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Michael E. Rogers, PhD, CSCS, FACSM (excerpt)

This busy exercise physiologist, professor, and researcher discusses programs he helped create and what compels him to initiate projects in Japan.

This busy exercise physiologist, professor, and researcher discusses programs he helped create and what compels him to initiate projects in Japan

Michael E. Rogers
Michael E. Rogers

Michael E. Rogers, PhD, CSCS, FACSM, is chair of the Department of Human Performance Studies and a professor of exercise science at Wichita State University in Wichita, Kansas, where he teaches courses in exercise physiology and aging. He is also the research director for the WSU Center for Physical Activity and Aging. He has received the Teacher of the Year award and twice received the Researcher of the Year award from the Wichita State University College of Education. He is a Certified Strength and Conditioning Specialist and a fellow of the American College of Sports Medicine (ACSM).


Active Aging Today managing editor Kristi Turnbaugh interviewed Rogers about his distinguished career.


Why did you select a career in physical activity and aging?

I am really an exercise physiologist who focuses on aging. I changed my career goals several times during my undergraduate work, going from athletic training, to physical education, to physical therapy. When I took an exercise physiology course during my senior year, I became very interested in the topics that were discussed and eventually learned that there were graduate programs in the field. Although I was initially interested in athletes when I began my graduate work at Kent State University, I began to work with a university-based older adult exercise program and realized how much I enjoyed working with the participants. There was (and still is) a lot of research that was needed to better understand the effects of physical activity on aging. I did several studies during graduate school on the topic and have continued to focus on the topic to this day.


You have conducted studies on the efficacy of community-based exercise programs in Wichita and Nagoya, Japan. What drew you to do research on Japan?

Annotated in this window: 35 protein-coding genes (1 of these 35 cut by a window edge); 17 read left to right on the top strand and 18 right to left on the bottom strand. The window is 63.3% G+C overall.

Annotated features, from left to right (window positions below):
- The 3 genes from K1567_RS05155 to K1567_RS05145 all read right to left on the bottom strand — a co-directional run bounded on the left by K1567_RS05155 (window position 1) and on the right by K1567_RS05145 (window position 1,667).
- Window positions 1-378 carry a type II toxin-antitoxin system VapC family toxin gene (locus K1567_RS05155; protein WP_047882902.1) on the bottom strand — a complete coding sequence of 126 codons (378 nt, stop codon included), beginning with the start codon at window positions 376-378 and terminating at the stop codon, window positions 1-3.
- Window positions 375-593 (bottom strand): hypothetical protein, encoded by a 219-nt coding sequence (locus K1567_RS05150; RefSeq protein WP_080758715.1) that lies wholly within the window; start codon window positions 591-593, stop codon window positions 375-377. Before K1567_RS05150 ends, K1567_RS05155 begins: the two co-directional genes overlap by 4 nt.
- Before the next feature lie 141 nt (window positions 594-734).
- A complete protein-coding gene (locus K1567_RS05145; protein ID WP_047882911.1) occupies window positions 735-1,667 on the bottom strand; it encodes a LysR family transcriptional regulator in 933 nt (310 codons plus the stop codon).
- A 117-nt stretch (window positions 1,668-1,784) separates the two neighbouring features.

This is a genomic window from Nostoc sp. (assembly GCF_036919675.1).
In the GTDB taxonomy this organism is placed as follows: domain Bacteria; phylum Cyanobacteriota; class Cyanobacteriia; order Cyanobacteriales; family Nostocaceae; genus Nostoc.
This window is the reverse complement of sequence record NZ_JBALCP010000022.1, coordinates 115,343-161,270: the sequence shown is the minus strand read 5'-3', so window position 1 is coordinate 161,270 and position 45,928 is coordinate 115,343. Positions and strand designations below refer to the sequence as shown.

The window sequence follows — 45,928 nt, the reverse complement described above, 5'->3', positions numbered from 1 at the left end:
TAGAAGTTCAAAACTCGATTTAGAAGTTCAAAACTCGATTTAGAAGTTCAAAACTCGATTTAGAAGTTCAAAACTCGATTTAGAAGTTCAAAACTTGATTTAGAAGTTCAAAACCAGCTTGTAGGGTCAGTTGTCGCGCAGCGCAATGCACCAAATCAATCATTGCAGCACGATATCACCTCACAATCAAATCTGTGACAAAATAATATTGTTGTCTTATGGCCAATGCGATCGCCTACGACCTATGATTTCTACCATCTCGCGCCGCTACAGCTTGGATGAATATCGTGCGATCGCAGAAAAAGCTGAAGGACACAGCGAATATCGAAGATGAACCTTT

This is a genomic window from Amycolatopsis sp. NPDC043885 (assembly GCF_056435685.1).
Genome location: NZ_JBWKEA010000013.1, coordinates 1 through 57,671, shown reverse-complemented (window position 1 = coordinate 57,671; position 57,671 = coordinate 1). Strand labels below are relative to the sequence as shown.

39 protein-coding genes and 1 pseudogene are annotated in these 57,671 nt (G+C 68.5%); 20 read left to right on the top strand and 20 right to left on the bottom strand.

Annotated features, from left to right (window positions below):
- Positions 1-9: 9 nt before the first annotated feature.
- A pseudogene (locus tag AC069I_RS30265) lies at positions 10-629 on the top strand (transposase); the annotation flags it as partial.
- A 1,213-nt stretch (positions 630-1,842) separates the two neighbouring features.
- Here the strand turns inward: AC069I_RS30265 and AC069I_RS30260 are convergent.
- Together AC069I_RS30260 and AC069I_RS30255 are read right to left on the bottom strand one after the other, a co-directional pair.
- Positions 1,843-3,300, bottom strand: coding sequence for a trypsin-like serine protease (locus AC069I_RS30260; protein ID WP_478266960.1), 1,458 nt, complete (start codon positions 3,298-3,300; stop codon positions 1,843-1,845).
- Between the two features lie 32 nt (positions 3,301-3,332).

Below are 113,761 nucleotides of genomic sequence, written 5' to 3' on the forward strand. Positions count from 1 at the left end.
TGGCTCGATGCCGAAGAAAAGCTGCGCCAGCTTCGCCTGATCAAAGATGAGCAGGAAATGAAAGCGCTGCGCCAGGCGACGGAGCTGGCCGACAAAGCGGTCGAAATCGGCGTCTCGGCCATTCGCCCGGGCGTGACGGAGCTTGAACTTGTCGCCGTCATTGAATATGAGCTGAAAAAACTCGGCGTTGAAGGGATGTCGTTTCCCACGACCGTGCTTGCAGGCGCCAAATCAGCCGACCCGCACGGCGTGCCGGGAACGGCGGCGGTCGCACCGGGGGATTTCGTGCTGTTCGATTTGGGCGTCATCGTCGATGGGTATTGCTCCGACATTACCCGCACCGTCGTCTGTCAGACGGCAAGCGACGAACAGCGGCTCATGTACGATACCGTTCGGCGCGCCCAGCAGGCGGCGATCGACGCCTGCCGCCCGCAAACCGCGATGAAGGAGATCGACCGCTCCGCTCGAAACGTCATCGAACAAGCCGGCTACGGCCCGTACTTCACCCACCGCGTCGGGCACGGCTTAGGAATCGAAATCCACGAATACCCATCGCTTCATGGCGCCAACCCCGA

I have always been intrigued with the culture of Japan, and still am to this day. I met Nobuo Takeshima, PhD, from Nagoya City University at the International Society of Aging and Physical Activity World Congress in 1999. We had a conversation regarding our research interests and learned we had much in common. We began to communicate via e-mail and exchanged several ideas. He invited me to visit his university in 2000, and I spent three weeks over there. Since then, I have been back to Japan a dozen times, and he has visited our university more times than that. I have developed a close relationship with him as well as with many of his students, who travel with him and stay with my family.


What research are you conducting with Dr. Takeshima?

Our studies have included both university- and community-based programs. Recently, we developed a home-based exercise program that utilizes elastic bands and a community-based exercise program that utilizes elastic bands and foam padding to improve strength and balance in older adults. Currently, that program is being offered in 15 towns throughout Japan. We have also conducted studies using hydraulic resistance exercise to improve strength, studies of the use of accelerometers to increase walking activity, water-based exercise to improve overall fitness, studies of balance training on fall incidence. We just started a 12-week, community-based circuit exercise training study to determine its effectiveness on functional fitness, body composition, aerobic capacity, muscular strength, flexibility, and balance in older men and women.


Why are you conducting this research? What are you hoping to accomplish with this research?

Japan offers an unusual opportunity to examine the aging process. Japan now has one of the highest national life expectancies in the world for both men and women. Along with the high life expectancy, Japan has been notably successful in improving the physical well-being of its population. In addition, Japan will soon become the world’s “oldest.” By 2025, persons 65 and over in other advanced nations will have leveled off at around 20% of the population. However, in Japan, this age group will account for 26% of the population. In other words, one in four Japanese will be over 65. This increase is not expected to plateau until at least 2050, when one in three are expected to be an elderly citizen in Japan. Therefore, there are a great number of people who can benefit from exercise programs that we develop and implement in Japan. It is also of interest for us to compare how exercise programs affect older adults in our two countries and determine if any differences exist between the populations.


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